In the public sector, where they originated, ombudsmen were not intended to provide an alternative dispute resolution mechanism to the courts. They were established to deal with grievances where no remedy was available in court, because the matter was not justiciable, as no legal right was infringed. The Parliamentary Ombudsman was originally established as an adjunct to Parliament, and thus part of the political and administrative regimes. The remit of the public sector ombudsmen is essentially to provide remedies for maladministration, rather than to adjudicate legal claims or appeals against the merits of discretionary decisions. Ombudsmen thus provide an interesting area of study in terms of their constitutional role and significance, and in relation to the other mechanisms that exist for resolving disputes with, and checking the abuse of power of, public bodies. The study of complaints is an accepted part of social science, and important in its own right, but, as well as examining how complaints mechanisms are working, such studies provide a ‘useful point of entry for researchers and policy makers to monitor some aspects of the general functioning of public administration vis-a-vis the public’.18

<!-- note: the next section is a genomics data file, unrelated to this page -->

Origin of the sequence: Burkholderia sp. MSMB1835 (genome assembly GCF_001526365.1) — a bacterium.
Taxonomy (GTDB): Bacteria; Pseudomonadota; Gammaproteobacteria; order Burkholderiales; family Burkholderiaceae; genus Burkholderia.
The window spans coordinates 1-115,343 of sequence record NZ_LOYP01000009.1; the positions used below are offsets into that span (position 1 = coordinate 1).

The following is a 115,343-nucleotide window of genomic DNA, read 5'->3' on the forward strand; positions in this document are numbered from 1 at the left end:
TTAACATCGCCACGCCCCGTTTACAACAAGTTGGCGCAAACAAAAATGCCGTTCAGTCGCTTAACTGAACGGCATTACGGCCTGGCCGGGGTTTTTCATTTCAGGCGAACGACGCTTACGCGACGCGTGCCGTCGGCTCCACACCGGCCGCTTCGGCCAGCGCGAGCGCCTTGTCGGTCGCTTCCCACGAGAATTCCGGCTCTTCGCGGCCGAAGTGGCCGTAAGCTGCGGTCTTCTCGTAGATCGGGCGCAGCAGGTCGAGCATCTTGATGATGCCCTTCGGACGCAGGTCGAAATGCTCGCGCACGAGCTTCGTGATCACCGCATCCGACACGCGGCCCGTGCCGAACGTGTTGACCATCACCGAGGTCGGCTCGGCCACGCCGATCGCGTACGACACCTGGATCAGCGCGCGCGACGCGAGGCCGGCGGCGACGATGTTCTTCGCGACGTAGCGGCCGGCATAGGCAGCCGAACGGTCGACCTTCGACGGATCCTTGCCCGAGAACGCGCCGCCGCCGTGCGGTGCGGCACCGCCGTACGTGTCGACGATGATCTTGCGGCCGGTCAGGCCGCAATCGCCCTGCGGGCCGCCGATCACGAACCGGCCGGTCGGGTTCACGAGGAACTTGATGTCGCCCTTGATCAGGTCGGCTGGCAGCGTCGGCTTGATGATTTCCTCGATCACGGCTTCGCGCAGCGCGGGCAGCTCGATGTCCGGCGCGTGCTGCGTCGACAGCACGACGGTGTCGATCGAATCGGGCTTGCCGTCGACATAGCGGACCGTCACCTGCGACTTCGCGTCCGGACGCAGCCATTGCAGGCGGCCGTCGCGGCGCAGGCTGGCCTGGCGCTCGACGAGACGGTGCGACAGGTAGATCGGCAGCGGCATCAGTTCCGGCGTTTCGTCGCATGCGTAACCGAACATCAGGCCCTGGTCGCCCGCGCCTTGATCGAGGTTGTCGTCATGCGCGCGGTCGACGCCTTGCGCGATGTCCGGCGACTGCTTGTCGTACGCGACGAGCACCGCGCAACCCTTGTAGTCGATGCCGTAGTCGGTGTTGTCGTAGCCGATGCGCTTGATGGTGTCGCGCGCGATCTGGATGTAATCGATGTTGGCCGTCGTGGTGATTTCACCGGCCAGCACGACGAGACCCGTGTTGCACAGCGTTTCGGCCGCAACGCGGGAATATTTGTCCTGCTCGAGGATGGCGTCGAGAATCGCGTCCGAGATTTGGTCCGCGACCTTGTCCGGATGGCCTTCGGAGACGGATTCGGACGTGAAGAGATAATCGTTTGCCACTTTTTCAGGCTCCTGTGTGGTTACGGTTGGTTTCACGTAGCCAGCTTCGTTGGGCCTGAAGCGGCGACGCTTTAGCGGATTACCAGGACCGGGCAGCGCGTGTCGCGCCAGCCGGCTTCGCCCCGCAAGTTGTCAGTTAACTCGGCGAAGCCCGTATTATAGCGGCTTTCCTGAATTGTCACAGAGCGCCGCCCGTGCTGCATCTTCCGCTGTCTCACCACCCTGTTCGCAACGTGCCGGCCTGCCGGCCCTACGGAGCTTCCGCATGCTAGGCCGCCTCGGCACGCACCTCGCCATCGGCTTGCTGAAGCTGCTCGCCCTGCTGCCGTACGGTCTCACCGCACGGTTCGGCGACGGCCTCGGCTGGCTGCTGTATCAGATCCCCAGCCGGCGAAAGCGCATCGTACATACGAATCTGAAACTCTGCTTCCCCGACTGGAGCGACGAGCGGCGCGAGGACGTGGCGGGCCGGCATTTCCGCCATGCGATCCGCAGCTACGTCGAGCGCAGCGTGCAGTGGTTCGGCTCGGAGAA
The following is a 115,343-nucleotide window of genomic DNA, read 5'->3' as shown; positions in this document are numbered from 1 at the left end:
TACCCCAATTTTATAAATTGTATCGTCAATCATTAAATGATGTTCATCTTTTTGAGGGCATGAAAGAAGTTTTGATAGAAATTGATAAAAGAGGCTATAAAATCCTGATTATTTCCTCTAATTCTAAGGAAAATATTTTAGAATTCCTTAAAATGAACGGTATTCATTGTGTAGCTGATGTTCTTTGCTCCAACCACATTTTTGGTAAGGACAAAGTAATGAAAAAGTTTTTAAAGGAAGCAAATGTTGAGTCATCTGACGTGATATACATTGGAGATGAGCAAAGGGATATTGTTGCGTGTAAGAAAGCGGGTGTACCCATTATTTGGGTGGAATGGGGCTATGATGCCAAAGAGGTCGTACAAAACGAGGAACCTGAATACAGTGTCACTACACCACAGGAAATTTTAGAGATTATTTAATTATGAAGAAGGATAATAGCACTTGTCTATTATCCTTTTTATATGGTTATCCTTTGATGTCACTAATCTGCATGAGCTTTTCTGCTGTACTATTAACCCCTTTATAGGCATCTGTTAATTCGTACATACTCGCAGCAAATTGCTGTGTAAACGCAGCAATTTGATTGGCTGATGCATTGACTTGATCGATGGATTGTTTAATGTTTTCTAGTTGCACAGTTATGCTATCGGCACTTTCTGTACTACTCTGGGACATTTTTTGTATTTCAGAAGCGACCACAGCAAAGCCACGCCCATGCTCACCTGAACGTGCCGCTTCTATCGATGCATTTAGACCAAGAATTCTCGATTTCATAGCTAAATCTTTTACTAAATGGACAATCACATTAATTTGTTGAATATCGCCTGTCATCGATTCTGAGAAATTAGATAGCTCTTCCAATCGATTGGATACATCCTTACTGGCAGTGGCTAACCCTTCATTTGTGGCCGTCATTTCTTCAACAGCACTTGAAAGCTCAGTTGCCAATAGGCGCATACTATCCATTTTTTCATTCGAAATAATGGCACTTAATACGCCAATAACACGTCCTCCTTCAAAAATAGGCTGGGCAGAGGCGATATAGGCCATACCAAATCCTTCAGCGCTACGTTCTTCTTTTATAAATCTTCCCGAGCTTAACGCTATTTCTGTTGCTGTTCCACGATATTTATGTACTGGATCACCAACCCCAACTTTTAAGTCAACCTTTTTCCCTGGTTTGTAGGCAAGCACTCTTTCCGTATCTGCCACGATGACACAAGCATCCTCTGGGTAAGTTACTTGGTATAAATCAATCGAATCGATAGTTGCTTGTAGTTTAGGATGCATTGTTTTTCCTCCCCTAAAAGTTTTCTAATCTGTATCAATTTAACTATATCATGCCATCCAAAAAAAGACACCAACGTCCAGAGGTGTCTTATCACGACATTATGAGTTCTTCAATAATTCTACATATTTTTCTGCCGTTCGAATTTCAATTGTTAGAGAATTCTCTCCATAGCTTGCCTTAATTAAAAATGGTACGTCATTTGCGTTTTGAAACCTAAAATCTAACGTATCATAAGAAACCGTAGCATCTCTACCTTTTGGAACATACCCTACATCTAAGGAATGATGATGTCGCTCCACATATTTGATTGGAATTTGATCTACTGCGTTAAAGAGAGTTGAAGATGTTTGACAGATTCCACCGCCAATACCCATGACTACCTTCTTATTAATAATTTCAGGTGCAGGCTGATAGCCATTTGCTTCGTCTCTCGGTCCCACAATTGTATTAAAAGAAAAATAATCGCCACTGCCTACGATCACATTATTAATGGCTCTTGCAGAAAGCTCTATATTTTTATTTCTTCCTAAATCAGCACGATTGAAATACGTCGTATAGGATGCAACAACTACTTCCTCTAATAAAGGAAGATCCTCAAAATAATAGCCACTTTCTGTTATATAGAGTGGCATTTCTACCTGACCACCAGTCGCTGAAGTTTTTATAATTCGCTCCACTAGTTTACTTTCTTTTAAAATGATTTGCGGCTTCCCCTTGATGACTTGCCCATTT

The interface of ombudsmen with the courts also provides an interesting area of study for socio-legal scholars. Despite the view that the ‘more that is done to enhance access to the courts, the less the public will be interested in wasting time in … alternative dispute resolution processes’,19 there is no sign that the ombudsman remedy is on the decline. On the contrary, ombudsman schemes ‘continue to evolve and flourish’,20 offering a flexible mechanism for dispute resolution. ‘Access’21 is not the only problem with the court process, and it may be that the ombudsman remedy is more appropriate for some types of dispute. Rather than the courts and ombudsmen being seen as rivals, they should perhaps be seen as partners in the system for resolving disputes. Ombudsmen should thus be studied in order to explain their place in the civil justice and administrative justice systems, and to suggest means of making these systems more coherent.